According to the Australian Institute of Health and Welfare, over 20,000 people are expected to be diagnosed with breast cancer in Australia this year. Sadly, nine people lose their lives to the disease every day.
The good news is, the prognosis for breast cancer is good. More people are surviving than every before, with more than 90 per cent expected to survive at least five years post diagnosis.
But early detection is critical, says Breast Care Nurse, Jan Snowdon. We asked Jan to share with us her tips to ensure you stay on top of your breast health.
TSS: At what age should people start checking for signs of breast cancer?
JS: [Those in their] late teens and early twenties should get into the habit of checking their breasts, understanding what is normal and see their health care provider to report any changes.
TSS: What is the process and how often should it be done?
JS: This should be done at least once a month, [for menstruators] preferably not close to your menstrual cycle as your breasts can change at that time. It’s important to do it in front of a mirror so you understand what your breasts look like and will notice any visible changes. It can also be helpful to ask a partner to check for you as well.
TSS: What are the possible early signs of breast cancer?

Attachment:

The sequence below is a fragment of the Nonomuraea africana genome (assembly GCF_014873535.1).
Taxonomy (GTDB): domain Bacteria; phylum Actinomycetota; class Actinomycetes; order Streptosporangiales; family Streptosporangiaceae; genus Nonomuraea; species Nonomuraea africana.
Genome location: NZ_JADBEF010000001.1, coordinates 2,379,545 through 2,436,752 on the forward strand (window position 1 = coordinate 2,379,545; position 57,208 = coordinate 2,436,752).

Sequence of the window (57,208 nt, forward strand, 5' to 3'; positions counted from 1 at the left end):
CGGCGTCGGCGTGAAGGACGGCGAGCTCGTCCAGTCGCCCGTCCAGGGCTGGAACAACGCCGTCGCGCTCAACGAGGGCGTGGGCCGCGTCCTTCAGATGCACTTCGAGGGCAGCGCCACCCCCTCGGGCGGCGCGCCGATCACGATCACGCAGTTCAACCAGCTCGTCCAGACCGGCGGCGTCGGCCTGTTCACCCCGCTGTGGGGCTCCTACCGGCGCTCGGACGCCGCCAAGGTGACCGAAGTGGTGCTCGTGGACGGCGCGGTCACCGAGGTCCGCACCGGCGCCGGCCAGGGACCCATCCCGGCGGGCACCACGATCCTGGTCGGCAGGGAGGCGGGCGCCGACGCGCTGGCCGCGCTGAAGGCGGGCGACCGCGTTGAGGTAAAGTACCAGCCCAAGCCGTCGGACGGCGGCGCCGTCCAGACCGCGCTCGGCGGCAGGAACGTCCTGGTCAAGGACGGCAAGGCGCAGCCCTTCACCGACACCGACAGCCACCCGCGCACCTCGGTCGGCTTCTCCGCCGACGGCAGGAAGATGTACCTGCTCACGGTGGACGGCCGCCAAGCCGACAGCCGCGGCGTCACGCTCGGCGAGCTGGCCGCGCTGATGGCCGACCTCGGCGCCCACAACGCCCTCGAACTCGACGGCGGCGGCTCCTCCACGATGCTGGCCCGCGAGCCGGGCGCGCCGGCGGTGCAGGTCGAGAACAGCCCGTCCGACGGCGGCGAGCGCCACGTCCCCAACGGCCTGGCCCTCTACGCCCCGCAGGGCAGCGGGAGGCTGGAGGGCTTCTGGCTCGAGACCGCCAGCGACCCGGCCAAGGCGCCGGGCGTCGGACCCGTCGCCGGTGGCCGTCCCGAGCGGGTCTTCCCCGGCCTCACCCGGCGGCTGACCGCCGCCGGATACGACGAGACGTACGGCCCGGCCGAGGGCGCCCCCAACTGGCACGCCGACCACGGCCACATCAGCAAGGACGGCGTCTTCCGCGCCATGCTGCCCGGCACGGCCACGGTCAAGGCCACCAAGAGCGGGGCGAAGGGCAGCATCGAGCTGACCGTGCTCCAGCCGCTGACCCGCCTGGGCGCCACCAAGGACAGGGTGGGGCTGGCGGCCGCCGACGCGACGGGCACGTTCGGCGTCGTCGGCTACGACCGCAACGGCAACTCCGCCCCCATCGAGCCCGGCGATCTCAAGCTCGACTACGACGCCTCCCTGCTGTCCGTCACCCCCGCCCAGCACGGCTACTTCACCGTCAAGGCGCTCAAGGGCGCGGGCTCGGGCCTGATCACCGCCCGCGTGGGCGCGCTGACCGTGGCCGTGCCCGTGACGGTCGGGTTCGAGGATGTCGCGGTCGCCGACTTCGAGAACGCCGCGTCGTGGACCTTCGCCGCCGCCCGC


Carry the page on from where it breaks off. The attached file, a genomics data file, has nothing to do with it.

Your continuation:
JS: Some early signs that should be investigated include, nipple change, nipple discharge, change in shape, discomfort, pain, swelling, rash, dimpling of the skin, feeling a lump or lumps, firmer breasts, redness or inverted nipples.
TSS: Are there some signs that are missed more often than others?
JS: Many believe that breast cancer is simply a lump and if they don’t have a lump they are in the clear, really any change is a sign that should be investigated.
TSS: What if you are unsure, what should you do?
JS: Absolutely follow up with a GP (general practitioner) if you’re not happy with their response you need to advocate for yourself and find a second opinion.
TSS: What is the role of mammograms?
JS: A mammogram will look for any abnormalities in the breast, they look at density in the breast, tissue, fat, calcium and more. A mammogram is a baseline for a breast check. If something is found on a mammogram it does not mean it is cancer but it should be investigated.
Mammograms for routine screening are given from age 40 but if you have a family history of breast cancer you should have a mammogram 10 years prior to your first-degree relative’s diagnosis. For example, your mother was diagnosed at 37, you should have regular mammograms from age 27.